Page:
Sophisticated computer models are learning how to treat lung disorders, linking up the underlying problem with the right treatment.
Asthma affects 300 million people worldwide and causes 239 000 deaths, while 80 million have moderate-to-severe chronic obstructive pulmonary disease (COPD). And the numbers are rising.
The difficulty with current treatment is that two people may have similar breathing trouble but, because the fundamental cause of their problem is different, giving them the same medication can lead to a good result for one of the patients but no improvement in the other.
‘The way we define disease is still based on their symptoms, but we are learning that underlying the things patients complain about is quite a broad spectrum of biological processes,’ said Professor Chris Brightling of the University of Leicester, UK, who leads the EU-funded AirPROM research consortium.
He hopes the ‘one-size-fits-all’ approach to managing asthma and COPD may become a thing of the past.
‘We are learning that underlying the things patients complain about is quite a broad spectrum of biological processes.’
Prof. Chris Brightling, leader of the AirPROM project
‘Recognising this diversity is important if we are to give the right treatment to the right patient and this approach may also guide drug discovery,’ said Prof. Brightling.
AirPROM brings together a diverse group of experts to develop sophisticated models that can predict how an individual’s lung disease will progress and how they will respond to various treatment options.
Scientists at AirPROM are using data from people with asthma or COPD who previously took part in other EU-funded studies such as BTS Severe Asthma, U-BIOPRED and EvA FP7.
This provides a wealth of information from lung function tests, blood samples, cells from the lung, and images from CT and MRI scans.
‘We have models for different parts of the disease. Some treatments may be targeting very specific pathways at a cellular or even subcellular level. Others may be affecting the airway more directly,’ said Prof. Brightling.
The more patient data that is added to the system, the more the computer models ‘learn’, becoming more accurate in treating the individual patient.
At the Clinical Investigation Centre in Laennec hospital, Nantes, an asthmatic patient exhales into a devise to measure the content of nitric oxide in their breath.© INSERM/ Patrice Latron
This personalised approach could pave the way for patients to have a series of tests – lung function, blood samples, MRI scans – when they see their doctor. That means their treatment is tailored to their specific disease, making it much more likely to deliver results.
The cost of this modelling is not yet clear but could be in the order of EUR 5 000 per patient, particularly where CT or MRI scans are used. This suggests it may not be used for every patient with mild asthmatic symptoms, but could help to guide doctors’ decisions when prescribing expensive biological treatments or surgical interventions to those with more serious conditions.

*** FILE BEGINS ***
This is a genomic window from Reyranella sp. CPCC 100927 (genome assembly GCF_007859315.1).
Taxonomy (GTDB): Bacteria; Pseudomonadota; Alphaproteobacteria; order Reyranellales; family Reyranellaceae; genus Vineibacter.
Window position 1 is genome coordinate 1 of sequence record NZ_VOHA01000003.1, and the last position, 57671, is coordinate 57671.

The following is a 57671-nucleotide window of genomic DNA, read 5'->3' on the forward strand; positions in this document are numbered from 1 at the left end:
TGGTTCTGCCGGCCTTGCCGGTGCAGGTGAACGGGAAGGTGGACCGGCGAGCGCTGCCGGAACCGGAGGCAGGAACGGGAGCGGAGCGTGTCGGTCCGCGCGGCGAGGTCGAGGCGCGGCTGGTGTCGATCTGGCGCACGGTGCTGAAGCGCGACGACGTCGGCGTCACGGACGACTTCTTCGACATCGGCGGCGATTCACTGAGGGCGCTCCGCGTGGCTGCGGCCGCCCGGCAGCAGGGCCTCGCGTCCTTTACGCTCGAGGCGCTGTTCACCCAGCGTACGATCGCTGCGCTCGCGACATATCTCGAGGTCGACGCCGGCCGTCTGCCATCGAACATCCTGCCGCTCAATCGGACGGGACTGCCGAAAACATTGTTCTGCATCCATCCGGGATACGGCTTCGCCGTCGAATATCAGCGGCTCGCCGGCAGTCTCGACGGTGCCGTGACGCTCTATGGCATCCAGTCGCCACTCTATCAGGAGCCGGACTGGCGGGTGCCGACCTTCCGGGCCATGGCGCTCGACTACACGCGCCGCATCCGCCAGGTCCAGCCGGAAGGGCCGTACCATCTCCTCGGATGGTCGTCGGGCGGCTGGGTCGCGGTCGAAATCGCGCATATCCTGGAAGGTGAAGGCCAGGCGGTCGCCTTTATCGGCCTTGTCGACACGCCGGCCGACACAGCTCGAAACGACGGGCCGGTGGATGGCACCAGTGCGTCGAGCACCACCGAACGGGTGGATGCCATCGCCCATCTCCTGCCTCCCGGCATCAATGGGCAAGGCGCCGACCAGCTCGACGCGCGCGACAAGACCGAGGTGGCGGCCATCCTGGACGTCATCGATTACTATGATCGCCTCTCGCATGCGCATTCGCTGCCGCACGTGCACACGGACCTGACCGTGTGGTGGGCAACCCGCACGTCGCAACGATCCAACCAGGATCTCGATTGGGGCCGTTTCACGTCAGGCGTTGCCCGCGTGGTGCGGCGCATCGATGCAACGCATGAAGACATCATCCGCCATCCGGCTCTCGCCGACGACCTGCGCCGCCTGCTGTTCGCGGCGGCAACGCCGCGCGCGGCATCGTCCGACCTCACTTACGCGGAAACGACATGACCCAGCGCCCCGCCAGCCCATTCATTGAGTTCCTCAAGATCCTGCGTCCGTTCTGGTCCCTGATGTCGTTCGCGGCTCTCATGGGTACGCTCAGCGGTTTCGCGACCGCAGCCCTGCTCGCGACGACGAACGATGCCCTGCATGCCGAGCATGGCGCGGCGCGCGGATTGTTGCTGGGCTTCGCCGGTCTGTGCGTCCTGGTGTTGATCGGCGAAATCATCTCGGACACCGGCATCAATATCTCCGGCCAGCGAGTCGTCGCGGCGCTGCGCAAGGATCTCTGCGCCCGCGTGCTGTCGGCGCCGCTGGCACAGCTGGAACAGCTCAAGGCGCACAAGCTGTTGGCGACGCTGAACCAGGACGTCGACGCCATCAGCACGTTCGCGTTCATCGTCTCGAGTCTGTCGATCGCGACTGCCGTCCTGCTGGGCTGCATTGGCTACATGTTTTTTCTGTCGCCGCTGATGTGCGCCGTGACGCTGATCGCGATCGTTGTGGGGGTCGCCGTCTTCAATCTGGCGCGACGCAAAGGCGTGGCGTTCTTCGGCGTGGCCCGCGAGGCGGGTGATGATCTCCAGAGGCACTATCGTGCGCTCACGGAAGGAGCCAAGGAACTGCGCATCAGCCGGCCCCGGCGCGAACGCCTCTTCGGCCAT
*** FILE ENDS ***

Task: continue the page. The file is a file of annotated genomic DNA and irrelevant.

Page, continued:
‘Some of the newer biologics might cost EUR 20 000 to EUR 30 000 per patient per year while thermoplasty (using radio waves to apply heat to the lungs) could be EUR 10 000. So it may still be cheaper to do the modelling if we can predict which patients will do well, which will do badly, and even which ones are at risk of potential harm,’ said Prof. Brightling.
A research group is looking at the mechanisms through which rhinoviruses – which cause the common cold – trigger acute bouts of lung disease in people with asthma.
‘We find that people with asthma and people without asthma get colds – but people with asthma suffer more rapid onset, more severe symptoms and the illness is longer-lasting,’ said Professor Sebastian Johnston who works on the EU-funded MORIAE project.
His team has developed an inhaled medication which is being tested in asthma patients to help spur the body’s defence mechanism. If it is proven to work, the idea would be for asthma patients to take it when they feel a cold coming on. This could, it is hoped, prevent or control the worst of virus-induced asthma attacks.
Professor Martijn Nawijn, an immunologist at the University of Groningen in the Netherlands, tells Horizon about his quest to map every cell in a healthy human lung. He says this work should help to understand more about the causes of lung disease - which is comparatively understudied - and should lead to new therapies in the next 15 to 20 years.
There was one science story that dominated 2020 and coronavirus is likely to remain a dominant theme in 2021. But from vaccine rollout to lessons for future pandemics and – that other big challenge that we’re facing – climate change, how will the year in science play out? We asked a selection of our interviewees about lessons from 2020 and what needs to happen in their fields in the coming year.
In the summer of 2014 a strange building began to take shape just outside MoMA PS1, a contemporary art centre in New York City. It looked like someone had started building an igloo and then got carried away, so that the ice-white bricks rose into huge towers. It was a captivating sight, but the truly impressive thing about this building was not so much its looks but the fact that it had been grown.
Bilingual people can effortlessly switch between languages during everyday interactions. But beyond its usefulness in communication, being bilingual could affect how the brain works and enhance certain abilities. Studies into this could inform techniques for learning languages and other skills.
Live mycelium networks, capable of information processing, could be used as building materials.
Researchers are investigating whether bilingualism enhances certain cognitive abilities.
Dr Kate Rychert studies ocean plate structures.